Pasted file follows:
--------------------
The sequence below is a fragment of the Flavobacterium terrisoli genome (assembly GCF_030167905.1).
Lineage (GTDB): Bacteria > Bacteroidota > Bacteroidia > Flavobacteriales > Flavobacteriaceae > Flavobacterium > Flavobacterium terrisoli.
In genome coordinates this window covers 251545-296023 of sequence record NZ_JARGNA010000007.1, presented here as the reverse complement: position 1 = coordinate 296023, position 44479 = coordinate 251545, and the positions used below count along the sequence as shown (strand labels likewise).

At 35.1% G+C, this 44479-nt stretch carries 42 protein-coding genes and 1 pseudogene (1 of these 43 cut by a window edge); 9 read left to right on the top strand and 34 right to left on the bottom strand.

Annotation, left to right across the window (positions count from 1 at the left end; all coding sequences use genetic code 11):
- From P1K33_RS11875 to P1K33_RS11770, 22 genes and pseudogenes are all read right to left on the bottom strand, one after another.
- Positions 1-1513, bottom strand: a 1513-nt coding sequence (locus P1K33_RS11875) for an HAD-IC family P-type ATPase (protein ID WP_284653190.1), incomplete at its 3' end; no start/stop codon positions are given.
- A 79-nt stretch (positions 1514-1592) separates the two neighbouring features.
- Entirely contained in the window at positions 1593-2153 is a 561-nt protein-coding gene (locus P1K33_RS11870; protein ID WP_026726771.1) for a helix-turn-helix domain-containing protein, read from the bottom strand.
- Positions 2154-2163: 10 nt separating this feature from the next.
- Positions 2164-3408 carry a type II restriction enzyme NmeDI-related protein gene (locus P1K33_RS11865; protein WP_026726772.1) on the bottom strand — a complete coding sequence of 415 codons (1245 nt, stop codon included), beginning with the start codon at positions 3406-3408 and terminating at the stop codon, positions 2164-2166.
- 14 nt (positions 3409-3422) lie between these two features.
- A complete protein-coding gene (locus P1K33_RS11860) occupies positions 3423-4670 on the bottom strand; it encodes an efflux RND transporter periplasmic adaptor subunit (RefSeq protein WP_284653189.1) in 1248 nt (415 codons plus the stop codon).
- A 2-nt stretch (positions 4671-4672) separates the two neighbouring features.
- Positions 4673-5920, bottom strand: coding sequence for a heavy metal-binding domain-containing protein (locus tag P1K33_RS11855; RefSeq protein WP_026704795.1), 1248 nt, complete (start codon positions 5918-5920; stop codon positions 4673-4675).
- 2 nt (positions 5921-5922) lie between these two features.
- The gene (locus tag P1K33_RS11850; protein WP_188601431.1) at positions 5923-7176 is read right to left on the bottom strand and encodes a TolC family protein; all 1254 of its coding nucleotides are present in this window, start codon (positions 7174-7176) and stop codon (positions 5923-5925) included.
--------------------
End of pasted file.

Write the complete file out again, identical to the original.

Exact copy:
The sequence below is a fragment of the Flavobacterium terrisoli genome (assembly GCF_030167905.1).
Lineage (GTDB): Bacteria > Bacteroidota > Bacteroidia > Flavobacteriales > Flavobacteriaceae > Flavobacterium > Flavobacterium terrisoli.
In genome coordinates this window covers 251545-296023 of sequence record NZ_JARGNA010000007.1, presented here as the reverse complement: position 1 = coordinate 296023, position 44479 = coordinate 251545, and the positions used below count along the sequence as shown (strand labels likewise).

At 35.1% G+C, this 44479-nt stretch carries 42 protein-coding genes and 1 pseudogene (1 of these 43 cut by a window edge); 9 read left to right on the top strand and 34 right to left on the bottom strand.

Annotation, left to right across the window (positions count from 1 at the left end; all coding sequences use genetic code 11):
- From P1K33_RS11875 to P1K33_RS11770, 22 genes and pseudogenes are all read right to left on the bottom strand, one after another.
- Positions 1-1513, bottom strand: a 1513-nt coding sequence (locus P1K33_RS11875) for an HAD-IC family P-type ATPase (protein ID WP_284653190.1), incomplete at its 3' end; no start/stop codon positions are given.
- A 79-nt stretch (positions 1514-1592) separates the two neighbouring features.
- Entirely contained in the window at positions 1593-2153 is a 561-nt protein-coding gene (locus P1K33_RS11870; protein ID WP_026726771.1) for a helix-turn-helix domain-containing protein, read from the bottom strand.
- Positions 2154-2163: 10 nt separating this feature from the next.
- Positions 2164-3408 carry a type II restriction enzyme NmeDI-related protein gene (locus P1K33_RS11865; protein WP_026726772.1) on the bottom strand — a complete coding sequence of 415 codons (1245 nt, stop codon included), beginning with the start codon at positions 3406-3408 and terminating at the stop codon, positions 2164-2166.
- 14 nt (positions 3409-3422) lie between these two features.
- A complete protein-coding gene (locus P1K33_RS11860) occupies positions 3423-4670 on the bottom strand; it encodes an efflux RND transporter periplasmic adaptor subunit (RefSeq protein WP_284653189.1) in 1248 nt (415 codons plus the stop codon).
- A 2-nt stretch (positions 4671-4672) separates the two neighbouring features.
- Positions 4673-5920, bottom strand: coding sequence for a heavy metal-binding domain-containing protein (locus tag P1K33_RS11855; RefSeq protein WP_026704795.1), 1248 nt, complete (start codon positions 5918-5920; stop codon positions 4673-4675).
- 2 nt (positions 5921-5922) lie between these two features.
- The gene (locus tag P1K33_RS11850; protein WP_188601431.1) at positions 5923-7176 is read right to left on the bottom strand and encodes a TolC family protein; all 1254 of its coding nucleotides are present in this window, start codon (positions 7174-7176) and stop codon (positions 5923-5925) included.